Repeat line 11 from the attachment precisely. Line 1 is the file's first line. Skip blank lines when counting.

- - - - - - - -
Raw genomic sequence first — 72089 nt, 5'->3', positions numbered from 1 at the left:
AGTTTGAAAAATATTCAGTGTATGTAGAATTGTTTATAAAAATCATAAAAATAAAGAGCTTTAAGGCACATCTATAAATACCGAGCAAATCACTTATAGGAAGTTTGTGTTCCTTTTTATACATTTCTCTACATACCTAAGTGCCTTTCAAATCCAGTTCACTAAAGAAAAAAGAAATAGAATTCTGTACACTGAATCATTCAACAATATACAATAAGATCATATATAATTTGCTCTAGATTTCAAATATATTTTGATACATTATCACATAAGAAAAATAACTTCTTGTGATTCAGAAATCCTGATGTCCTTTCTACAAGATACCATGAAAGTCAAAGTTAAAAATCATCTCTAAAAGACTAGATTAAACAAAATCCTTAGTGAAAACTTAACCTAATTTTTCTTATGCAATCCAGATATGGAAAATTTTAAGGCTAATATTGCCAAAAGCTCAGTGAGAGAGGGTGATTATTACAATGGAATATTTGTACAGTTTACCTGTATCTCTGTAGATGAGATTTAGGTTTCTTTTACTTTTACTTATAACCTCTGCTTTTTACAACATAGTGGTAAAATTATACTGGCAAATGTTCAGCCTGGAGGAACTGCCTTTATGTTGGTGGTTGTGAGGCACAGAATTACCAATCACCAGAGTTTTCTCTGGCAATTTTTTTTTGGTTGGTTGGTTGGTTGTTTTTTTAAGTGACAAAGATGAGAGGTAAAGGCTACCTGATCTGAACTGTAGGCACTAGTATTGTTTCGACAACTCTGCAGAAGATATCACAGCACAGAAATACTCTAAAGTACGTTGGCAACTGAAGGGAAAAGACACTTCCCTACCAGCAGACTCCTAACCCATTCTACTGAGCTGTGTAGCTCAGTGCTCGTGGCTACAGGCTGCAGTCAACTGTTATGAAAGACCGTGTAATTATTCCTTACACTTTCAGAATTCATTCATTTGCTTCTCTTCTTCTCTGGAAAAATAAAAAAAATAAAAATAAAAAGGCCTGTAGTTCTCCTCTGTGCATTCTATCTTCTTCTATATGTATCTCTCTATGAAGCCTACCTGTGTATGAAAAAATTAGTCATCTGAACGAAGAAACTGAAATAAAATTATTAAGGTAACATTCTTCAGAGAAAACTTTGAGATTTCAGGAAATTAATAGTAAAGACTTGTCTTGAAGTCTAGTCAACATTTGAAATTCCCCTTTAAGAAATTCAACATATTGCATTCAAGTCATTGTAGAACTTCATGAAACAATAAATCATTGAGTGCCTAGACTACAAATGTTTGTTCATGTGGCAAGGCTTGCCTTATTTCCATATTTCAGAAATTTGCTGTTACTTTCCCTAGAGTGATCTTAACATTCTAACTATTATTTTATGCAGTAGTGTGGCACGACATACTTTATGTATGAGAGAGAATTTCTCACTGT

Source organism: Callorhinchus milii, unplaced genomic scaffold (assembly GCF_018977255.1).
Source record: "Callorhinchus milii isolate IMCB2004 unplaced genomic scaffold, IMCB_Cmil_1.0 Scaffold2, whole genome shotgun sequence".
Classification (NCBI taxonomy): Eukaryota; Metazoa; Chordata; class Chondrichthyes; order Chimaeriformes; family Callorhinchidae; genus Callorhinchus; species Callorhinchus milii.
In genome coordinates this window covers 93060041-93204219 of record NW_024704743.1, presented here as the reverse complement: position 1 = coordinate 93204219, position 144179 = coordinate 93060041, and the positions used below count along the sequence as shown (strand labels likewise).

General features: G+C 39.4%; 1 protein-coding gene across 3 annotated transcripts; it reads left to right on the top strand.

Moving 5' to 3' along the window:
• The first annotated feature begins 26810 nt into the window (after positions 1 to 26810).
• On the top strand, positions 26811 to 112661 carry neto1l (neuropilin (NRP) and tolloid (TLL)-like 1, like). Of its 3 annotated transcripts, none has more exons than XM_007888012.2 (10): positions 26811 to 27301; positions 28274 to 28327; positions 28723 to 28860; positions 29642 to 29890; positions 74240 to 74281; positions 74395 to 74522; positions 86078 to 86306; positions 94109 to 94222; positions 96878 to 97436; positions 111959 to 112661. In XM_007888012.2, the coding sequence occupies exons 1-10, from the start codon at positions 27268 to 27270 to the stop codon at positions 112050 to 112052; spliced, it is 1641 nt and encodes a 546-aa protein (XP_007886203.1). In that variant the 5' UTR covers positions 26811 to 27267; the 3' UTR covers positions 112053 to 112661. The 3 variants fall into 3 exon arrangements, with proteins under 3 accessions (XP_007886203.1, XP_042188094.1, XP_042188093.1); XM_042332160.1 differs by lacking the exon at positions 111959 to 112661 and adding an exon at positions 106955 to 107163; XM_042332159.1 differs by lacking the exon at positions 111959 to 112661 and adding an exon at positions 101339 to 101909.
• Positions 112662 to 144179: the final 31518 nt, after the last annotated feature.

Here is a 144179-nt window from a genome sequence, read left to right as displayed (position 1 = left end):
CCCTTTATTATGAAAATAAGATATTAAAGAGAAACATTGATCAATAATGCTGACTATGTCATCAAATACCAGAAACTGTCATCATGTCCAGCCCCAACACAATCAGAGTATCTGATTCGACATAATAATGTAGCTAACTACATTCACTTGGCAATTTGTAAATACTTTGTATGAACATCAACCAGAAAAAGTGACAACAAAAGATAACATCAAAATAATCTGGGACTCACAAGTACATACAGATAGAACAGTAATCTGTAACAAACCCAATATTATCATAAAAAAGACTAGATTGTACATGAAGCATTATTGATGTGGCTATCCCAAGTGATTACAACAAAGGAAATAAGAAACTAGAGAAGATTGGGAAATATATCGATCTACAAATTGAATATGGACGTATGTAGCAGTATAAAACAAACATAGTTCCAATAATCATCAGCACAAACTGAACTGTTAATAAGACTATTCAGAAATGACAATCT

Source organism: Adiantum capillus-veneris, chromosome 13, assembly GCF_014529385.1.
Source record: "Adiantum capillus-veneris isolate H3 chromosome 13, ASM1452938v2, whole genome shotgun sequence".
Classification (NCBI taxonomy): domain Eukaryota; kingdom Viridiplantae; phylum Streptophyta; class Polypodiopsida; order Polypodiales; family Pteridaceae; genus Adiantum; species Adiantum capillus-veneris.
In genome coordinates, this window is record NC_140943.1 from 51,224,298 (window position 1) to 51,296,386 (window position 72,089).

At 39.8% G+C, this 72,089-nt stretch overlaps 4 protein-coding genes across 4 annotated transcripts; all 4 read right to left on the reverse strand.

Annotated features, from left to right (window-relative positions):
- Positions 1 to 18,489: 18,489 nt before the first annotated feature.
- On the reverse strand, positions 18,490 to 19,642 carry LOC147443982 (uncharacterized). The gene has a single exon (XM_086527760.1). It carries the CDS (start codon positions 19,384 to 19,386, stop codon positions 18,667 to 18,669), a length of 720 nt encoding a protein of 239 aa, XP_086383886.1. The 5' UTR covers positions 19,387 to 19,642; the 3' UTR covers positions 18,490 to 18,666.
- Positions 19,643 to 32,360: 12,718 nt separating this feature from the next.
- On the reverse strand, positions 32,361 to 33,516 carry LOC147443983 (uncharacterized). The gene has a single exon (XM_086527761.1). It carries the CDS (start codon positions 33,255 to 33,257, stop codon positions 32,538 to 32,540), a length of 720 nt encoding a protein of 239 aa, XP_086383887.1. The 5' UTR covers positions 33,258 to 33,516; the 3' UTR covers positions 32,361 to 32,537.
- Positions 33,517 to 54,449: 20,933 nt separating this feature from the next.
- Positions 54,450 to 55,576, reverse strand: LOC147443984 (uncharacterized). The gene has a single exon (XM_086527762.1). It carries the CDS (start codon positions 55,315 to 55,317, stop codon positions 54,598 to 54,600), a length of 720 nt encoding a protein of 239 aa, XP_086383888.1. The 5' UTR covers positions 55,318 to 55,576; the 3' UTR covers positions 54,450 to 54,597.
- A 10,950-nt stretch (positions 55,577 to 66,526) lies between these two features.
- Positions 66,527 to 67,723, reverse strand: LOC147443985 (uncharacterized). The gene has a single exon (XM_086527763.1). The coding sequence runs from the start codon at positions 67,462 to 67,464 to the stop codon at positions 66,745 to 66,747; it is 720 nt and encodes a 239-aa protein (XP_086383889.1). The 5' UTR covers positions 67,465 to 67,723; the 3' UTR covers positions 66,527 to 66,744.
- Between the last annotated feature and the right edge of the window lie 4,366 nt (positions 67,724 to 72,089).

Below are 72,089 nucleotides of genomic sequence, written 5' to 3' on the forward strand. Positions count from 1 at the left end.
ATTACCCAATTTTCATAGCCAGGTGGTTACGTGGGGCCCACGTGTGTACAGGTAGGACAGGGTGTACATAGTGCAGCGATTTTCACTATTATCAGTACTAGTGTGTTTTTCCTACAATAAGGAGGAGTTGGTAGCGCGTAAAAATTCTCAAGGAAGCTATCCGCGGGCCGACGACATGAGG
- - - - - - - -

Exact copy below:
• Positions 112662 to 144179: the final 31518 nt, after the last annotated feature.